20.1% of people on “zero-hours contracts” worked more than their usual hours compared with 11.6% of other workers
There are two different ways in which the percentage of people wanting more hours can be calculated. It can be calculated as a percentage of the total people on a “zero-hours contract”, which includes people who did not specify whether they want more hours, or it can be calculated as a percentage of people who have stated their preference for more hours. The two approaches produce different values but the underlying messages are unchanged.
Under the first calculation approach, just over one-quarter (25.3%) of people on “zero-hours contracts” want more hours compared with 7.3% of people in employment not on a “zero-hours contract”, though this could be linked to a higher proportion of “zero-hours contract” jobs being part-time. Looking in more detail, 5.3% of people on “zero-hours contracts” would like a different job with more hours compared with 0.7% for other people in employment (the remainder would like more hours in their current job or an additional job) (Figure 9).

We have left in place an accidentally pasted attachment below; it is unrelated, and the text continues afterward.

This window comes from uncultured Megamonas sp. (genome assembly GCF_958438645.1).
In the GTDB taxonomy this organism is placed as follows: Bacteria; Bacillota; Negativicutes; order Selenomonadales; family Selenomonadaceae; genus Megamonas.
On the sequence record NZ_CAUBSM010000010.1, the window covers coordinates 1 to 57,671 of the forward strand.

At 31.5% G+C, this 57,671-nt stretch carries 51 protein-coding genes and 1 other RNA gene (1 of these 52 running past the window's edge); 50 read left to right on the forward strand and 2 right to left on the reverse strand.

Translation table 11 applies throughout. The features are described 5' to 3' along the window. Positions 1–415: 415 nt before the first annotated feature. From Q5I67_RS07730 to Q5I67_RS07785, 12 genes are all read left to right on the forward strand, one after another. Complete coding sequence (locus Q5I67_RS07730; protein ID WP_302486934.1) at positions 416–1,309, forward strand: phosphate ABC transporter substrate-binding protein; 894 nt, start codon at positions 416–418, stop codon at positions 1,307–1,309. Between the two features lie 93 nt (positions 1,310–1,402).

Under the second calculation approach, just under one-third (29.9%) of people on “zero-hours contracts” want more hours compared with 9.1% of people in employment not on a “zero-hours contract”, though this could be linked to a higher proportion of “zero-hours contract” jobs being part-time. Looking in more detail, 6.3% of people on “zero-hours contracts” would like a different job with more hours compared with 0.9% for other people in employment (the remainder would like more hours in their current job or an additional job).